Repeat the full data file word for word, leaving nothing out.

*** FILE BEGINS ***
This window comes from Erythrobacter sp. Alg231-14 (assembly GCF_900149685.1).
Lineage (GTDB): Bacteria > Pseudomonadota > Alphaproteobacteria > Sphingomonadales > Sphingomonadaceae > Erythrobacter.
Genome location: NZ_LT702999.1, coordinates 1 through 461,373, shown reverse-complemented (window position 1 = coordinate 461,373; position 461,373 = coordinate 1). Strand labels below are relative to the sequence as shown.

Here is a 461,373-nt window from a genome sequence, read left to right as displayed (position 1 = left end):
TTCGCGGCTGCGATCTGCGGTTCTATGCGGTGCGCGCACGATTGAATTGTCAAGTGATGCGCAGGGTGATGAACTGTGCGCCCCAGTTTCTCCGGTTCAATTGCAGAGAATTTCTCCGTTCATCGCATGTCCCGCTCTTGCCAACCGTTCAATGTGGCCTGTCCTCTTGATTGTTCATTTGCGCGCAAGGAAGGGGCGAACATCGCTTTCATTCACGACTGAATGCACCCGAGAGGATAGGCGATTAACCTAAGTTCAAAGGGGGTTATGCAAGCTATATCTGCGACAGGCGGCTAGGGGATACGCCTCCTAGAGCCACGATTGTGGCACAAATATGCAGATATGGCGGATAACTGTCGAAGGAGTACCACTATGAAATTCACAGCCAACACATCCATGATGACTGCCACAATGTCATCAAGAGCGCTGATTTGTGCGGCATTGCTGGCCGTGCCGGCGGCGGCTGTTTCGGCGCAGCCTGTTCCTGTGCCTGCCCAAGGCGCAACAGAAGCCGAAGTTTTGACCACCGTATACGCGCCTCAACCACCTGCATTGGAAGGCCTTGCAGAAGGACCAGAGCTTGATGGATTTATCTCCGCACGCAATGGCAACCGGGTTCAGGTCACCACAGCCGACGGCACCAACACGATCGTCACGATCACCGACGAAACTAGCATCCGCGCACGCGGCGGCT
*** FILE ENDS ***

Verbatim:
This window comes from Erythrobacter sp. Alg231-14 (assembly GCF_900149685.1).
Lineage (GTDB): Bacteria > Pseudomonadota > Alphaproteobacteria > Sphingomonadales > Sphingomonadaceae > Erythrobacter.
Genome location: NZ_LT702999.1, coordinates 1 through 461,373, shown reverse-complemented (window position 1 = coordinate 461,373; position 461,373 = coordinate 1). Strand labels below are relative to the sequence as shown.

Here is a 461,373-nt window from a genome sequence, read left to right as displayed (position 1 = left end):
TTCGCGGCTGCGATCTGCGGTTCTATGCGGTGCGCGCACGATTGAATTGTCAAGTGATGCGCAGGGTGATGAACTGTGCGCCCCAGTTTCTCCGGTTCAATTGCAGAGAATTTCTCCGTTCATCGCATGTCCCGCTCTTGCCAACCGTTCAATGTGGCCTGTCCTCTTGATTGTTCATTTGCGCGCAAGGAAGGGGCGAACATCGCTTTCATTCACGACTGAATGCACCCGAGAGGATAGGCGATTAACCTAAGTTCAAAGGGGGTTATGCAAGCTATATCTGCGACAGGCGGCTAGGGGATACGCCTCCTAGAGCCACGATTGTGGCACAAATATGCAGATATGGCGGATAACTGTCGAAGGAGTACCACTATGAAATTCACAGCCAACACATCCATGATGACTGCCACAATGTCATCAAGAGCGCTGATTTGTGCGGCATTGCTGGCCGTGCCGGCGGCGGCTGTTTCGGCGCAGCCTGTTCCTGTGCCTGCCCAAGGCGCAACAGAAGCCGAAGTTTTGACCACCGTATACGCGCCTCAACCACCTGCATTGGAAGGCCTTGCAGAAGGACCAGAGCTTGATGGATTTATCTCCGCACGCAATGGCAACCGGGTTCAGGTCACCACAGCCGACGGCACCAACACGATCGTCACGATCACCGACGAAACTAGCATCCGCGCACGCGGCGGCT